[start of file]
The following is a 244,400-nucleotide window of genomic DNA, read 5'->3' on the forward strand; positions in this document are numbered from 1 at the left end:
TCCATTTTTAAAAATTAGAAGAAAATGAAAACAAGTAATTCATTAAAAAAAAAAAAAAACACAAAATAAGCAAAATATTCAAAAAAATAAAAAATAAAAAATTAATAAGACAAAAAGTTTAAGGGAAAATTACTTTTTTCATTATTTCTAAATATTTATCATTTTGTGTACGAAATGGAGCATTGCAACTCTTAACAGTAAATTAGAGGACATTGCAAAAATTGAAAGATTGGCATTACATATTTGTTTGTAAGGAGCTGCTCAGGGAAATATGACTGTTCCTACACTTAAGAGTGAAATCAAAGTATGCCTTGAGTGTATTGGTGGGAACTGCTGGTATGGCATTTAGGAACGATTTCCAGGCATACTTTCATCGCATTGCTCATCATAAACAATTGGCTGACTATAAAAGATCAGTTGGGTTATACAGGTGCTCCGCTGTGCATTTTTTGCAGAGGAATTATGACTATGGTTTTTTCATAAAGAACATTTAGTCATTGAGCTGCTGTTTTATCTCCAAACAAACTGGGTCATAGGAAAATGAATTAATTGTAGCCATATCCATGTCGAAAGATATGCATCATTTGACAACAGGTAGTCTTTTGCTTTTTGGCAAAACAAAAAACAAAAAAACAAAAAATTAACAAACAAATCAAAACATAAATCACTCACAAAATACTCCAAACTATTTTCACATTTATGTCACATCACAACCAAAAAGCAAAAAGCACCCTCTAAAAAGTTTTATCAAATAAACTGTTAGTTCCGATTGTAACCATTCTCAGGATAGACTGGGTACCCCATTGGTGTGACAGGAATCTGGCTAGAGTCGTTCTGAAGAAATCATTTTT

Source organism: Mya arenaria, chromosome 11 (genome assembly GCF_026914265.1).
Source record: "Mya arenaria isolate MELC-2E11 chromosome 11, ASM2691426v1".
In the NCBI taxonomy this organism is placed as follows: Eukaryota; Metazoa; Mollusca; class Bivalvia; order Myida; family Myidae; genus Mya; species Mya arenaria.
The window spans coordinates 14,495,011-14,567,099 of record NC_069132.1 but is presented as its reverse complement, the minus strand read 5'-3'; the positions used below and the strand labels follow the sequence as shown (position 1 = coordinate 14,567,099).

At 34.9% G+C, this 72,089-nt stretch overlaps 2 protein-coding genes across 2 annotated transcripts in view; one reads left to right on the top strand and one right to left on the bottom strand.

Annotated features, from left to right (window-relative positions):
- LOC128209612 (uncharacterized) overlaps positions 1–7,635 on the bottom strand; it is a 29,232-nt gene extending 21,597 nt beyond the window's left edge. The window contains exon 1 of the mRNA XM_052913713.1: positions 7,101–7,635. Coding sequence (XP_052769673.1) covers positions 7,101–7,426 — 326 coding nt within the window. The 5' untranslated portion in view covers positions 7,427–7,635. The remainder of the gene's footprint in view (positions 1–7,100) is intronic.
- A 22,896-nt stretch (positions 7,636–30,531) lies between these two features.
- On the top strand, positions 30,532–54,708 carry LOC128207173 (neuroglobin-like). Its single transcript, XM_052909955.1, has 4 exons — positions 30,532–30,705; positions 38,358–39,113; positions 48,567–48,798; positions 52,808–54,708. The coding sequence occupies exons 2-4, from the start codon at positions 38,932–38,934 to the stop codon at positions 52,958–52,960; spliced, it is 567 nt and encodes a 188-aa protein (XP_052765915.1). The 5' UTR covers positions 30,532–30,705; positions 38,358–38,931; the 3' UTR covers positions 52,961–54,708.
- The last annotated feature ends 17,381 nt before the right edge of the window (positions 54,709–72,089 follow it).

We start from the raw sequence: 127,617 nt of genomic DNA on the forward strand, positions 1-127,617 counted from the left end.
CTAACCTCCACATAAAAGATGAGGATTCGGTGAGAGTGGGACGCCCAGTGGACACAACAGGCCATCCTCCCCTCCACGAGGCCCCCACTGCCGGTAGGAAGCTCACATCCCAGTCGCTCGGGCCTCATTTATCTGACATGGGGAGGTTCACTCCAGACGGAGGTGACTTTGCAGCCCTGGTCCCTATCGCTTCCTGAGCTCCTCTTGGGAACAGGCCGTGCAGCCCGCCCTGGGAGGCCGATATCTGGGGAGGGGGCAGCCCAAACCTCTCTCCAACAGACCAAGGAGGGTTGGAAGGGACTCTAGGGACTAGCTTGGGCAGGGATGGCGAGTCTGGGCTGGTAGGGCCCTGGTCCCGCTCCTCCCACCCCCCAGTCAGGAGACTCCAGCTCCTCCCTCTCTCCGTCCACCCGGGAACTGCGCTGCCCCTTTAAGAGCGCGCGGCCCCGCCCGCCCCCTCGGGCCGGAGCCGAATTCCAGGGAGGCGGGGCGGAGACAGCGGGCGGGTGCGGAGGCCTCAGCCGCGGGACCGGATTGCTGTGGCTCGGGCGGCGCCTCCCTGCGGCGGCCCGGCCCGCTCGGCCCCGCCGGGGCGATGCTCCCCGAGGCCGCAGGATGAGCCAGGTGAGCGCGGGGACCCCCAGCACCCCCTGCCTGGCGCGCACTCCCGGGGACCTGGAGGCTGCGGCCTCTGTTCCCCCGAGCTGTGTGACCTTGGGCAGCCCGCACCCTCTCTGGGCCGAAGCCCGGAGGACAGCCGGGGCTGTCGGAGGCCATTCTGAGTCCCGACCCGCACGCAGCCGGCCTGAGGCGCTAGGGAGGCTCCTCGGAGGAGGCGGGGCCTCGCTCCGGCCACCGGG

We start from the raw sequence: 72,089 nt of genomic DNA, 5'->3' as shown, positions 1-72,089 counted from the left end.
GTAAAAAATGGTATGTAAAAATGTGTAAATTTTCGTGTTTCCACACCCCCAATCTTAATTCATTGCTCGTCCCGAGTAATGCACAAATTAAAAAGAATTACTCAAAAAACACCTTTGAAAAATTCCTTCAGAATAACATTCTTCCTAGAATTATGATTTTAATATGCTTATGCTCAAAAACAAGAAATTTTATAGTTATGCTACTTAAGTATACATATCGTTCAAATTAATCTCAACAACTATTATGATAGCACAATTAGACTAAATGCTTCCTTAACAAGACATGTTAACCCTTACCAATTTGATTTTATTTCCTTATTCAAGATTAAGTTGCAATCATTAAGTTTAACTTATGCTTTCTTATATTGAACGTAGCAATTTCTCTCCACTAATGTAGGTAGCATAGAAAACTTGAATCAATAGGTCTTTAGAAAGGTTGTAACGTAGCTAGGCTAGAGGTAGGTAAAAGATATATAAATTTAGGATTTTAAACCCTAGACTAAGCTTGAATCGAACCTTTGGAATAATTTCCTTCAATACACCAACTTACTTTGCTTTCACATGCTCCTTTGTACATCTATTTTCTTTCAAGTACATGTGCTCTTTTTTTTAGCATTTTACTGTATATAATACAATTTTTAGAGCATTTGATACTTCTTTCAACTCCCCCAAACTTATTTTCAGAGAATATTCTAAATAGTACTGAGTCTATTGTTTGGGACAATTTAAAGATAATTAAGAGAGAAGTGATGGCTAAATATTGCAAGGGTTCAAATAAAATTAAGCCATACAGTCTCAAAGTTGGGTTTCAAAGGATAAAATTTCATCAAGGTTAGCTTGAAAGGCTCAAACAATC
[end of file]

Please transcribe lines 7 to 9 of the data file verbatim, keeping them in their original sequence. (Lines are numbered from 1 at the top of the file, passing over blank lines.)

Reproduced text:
At 34.9% G+C, this 72,089-nt stretch overlaps 2 protein-coding genes across 2 annotated transcripts in view; one reads left to right on the top strand and one right to left on the bottom strand.

Annotated features, from left to right (window-relative positions):
- LOC128209612 (uncharacterized) overlaps positions 1–7,635 on the bottom strand; it is a 29,232-nt gene extending 21,597 nt beyond the window's left edge. The window contains exon 1 of the mRNA XM_052913713.1: positions 7,101–7,635. Coding sequence (XP_052769673.1) covers positions 7,101–7,426 — 326 coding nt within the window. The 5' untranslated portion in view covers positions 7,427–7,635. The remainder of the gene's footprint in view (positions 1–7,100) is intronic.